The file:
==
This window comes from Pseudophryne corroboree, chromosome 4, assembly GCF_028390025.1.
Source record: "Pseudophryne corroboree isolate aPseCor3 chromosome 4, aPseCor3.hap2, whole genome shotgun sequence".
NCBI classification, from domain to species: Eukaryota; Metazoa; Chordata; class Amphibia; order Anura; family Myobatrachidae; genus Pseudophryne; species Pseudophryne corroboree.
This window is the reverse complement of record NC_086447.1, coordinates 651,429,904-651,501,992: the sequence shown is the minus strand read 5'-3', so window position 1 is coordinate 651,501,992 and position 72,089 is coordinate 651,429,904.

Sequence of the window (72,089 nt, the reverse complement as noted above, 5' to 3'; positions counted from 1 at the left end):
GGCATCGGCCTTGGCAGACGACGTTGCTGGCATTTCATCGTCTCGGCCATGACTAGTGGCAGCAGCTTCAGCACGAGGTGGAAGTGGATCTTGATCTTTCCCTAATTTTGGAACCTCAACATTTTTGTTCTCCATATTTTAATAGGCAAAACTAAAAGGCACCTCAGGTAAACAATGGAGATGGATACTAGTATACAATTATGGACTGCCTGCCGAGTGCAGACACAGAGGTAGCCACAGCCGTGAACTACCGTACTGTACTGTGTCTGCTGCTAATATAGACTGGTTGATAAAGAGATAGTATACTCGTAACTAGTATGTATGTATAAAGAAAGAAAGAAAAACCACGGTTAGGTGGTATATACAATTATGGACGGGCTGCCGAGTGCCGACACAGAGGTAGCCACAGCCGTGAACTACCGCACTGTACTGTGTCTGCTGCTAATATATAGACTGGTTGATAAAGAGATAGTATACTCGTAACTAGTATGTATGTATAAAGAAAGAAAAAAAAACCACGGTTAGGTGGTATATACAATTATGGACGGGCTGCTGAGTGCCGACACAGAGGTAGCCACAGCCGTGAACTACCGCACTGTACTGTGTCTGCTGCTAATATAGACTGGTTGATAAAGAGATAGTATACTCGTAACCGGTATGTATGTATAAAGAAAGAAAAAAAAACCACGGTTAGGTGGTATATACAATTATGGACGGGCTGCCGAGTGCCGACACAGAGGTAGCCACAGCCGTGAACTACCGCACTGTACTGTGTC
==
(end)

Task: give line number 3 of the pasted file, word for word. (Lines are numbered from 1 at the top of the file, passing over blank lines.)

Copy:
NCBI classification, from domain to species: Eukaryota; Metazoa; Chordata; class Amphibia; order Anura; family Myobatrachidae; genus Pseudophryne; species Pseudophryne corroboree.